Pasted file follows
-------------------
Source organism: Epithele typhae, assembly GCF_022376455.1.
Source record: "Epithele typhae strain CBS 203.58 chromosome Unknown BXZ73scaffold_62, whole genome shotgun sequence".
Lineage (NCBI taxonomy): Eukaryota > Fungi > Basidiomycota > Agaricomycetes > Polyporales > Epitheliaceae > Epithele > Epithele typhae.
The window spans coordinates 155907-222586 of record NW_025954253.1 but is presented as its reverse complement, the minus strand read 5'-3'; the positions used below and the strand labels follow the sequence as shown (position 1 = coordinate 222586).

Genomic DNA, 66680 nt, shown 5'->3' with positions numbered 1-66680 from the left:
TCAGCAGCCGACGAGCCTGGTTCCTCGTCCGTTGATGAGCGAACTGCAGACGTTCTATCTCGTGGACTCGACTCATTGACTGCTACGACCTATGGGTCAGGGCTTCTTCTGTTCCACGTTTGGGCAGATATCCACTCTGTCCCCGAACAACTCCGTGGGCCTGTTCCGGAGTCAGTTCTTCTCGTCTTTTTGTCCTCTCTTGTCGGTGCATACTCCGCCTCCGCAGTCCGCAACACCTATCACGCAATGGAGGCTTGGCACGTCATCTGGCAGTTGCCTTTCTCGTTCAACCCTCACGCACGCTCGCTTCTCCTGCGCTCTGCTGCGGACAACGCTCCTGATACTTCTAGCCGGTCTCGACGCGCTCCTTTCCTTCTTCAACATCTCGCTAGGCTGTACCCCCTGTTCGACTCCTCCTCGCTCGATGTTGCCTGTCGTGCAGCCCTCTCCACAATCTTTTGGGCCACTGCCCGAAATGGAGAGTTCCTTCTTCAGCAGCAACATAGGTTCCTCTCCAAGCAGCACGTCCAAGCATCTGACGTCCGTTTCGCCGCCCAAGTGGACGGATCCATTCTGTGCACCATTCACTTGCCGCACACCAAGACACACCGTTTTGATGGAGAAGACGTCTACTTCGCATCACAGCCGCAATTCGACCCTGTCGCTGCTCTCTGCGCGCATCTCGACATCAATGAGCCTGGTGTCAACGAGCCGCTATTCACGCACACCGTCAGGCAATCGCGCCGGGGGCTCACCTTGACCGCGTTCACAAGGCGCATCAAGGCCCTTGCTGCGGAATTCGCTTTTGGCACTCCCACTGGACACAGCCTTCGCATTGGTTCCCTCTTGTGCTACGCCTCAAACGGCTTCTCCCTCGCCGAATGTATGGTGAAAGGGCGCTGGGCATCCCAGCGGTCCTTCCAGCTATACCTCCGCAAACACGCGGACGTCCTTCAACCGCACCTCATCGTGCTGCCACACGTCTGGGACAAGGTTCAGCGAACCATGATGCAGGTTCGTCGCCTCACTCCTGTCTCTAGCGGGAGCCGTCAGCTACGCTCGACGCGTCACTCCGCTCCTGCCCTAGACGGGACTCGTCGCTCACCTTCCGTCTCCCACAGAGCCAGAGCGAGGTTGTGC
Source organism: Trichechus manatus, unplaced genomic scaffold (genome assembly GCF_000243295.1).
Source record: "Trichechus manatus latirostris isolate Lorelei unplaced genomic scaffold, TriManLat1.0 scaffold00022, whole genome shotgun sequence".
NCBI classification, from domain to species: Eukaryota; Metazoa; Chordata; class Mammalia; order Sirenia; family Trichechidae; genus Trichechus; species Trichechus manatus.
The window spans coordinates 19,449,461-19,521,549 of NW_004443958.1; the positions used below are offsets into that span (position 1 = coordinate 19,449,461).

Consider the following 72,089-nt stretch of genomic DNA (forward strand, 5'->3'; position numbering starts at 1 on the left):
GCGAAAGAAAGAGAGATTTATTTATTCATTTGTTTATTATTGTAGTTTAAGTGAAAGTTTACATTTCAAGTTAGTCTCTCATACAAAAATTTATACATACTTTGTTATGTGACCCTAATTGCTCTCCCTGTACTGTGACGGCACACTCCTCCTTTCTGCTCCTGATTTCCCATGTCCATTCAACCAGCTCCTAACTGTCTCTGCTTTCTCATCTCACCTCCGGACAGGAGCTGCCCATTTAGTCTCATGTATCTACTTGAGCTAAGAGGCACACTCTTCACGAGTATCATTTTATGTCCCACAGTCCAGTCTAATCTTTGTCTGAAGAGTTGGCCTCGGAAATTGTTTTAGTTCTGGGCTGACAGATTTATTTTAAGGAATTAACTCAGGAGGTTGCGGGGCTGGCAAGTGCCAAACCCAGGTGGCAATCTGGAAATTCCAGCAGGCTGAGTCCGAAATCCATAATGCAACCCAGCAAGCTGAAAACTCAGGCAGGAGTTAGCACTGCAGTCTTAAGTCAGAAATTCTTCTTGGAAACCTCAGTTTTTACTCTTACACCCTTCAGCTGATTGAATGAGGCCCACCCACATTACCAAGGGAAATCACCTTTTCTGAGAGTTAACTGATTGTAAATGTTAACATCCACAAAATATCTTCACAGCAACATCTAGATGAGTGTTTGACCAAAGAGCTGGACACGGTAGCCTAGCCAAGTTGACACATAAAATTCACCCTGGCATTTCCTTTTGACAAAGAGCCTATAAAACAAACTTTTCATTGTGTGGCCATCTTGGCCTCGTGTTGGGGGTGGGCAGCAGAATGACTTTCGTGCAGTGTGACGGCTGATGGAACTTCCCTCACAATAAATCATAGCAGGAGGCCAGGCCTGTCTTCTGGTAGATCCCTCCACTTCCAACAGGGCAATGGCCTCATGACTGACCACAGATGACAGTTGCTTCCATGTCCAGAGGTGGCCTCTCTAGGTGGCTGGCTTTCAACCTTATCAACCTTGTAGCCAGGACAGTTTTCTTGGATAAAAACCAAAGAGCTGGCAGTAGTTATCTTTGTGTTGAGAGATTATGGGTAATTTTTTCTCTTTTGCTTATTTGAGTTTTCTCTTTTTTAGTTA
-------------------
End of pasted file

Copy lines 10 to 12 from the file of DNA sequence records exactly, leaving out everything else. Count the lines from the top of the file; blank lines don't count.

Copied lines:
The window spans coordinates 19,449,461-19,521,549 of NW_004443958.1; the positions used below are offsets into that span (position 1 = coordinate 19,449,461).

Consider the following 72,089-nt stretch of genomic DNA (forward strand, 5'->3'; position numbering starts at 1 on the left):
GCGAAAGAAAGAGAGATTTATTTATTCATTTGTTTATTATTGTAGTTTAAGTGAAAGTTTACATTTCAAGTTAGTCTCTCATACAAAAATTTATACATACTTTGTTATGTGACCCTAATTGCTCTCCCTGTACTGTGACGGCACACTCCTCCTTTCTGCTCCTGATTTCCCATGTCCATTCAACCAGCTCCTAACTGTCTCTGCTTTCTCATCTCACCTCCGGACAGGAGCTGCCCATTTAGTCTCATGTATCTACTTGAGCTAAGAGGCACACTCTTCACGAGTATCATTTTATGTCCCACAGTCCAGTCTAATCTTTGTCTGAAGAGTTGGCCTCGGAAATTGTTTTAGTTCTGGGCTGACAGATTTATTTTAAGGAATTAACTCAGGAGGTTGCGGGGCTGGCAAGTGCCAAACCCAGGTGGCAATCTGGAAATTCCAGCAGGCTGAGTCCGAAATCCATAATGCAACCCAGCAAGCTGAAAACTCAGGCAGGAGTTAGCACTGCAGTCTTAAGTCAGAAATTCTTCTTGGAAACCTCAGTTTTTACTCTTACACCCTTCAGCTGATTGAATGAGGCCCACCCACATTACCAAGGGAAATCACCTTTTCTGAGAGTTAACTGATTGTAAATGTTAACATCCACAAAATATCTTCACAGCAACATCTAGATGAGTGTTTGACCAAAGAGCTGGACACGGTAGCCTAGCCAAGTTGACACATAAAATTCACCCTGGCATTTCCTTTTGACAAAGAGCCTATAAAACAAACTTTTCATTGTGTGGCCATCTTGGCCTCGTGTTGGGGGTGGGCAGCAGAATGACTTTCGTGCAGTGTGACGGCTGATGGAACTTCCCTCACAATAAATCATAGCAGGAGGCCAGGCCTGTCTTCTGGTAGATCCCTCCACTTCCAACAGGGCAATGGCCTCATGACTGACCACAGATGACAGTTGCTTCCATGTCCAGAGGTGGCCTCTCTAGGTGGCTGGCTTTCAACCTTATCAACCTTGTAGCCAGGACAGTTTTCTTGGATAAAAACCAAAGAGCTGGCAGTAGTTATCTTTGTGTTGAGAGATTATGGGTAATTTTTTCTCTTTTGCTTATTTGAGTTTTCTCTTTTTTAGTTA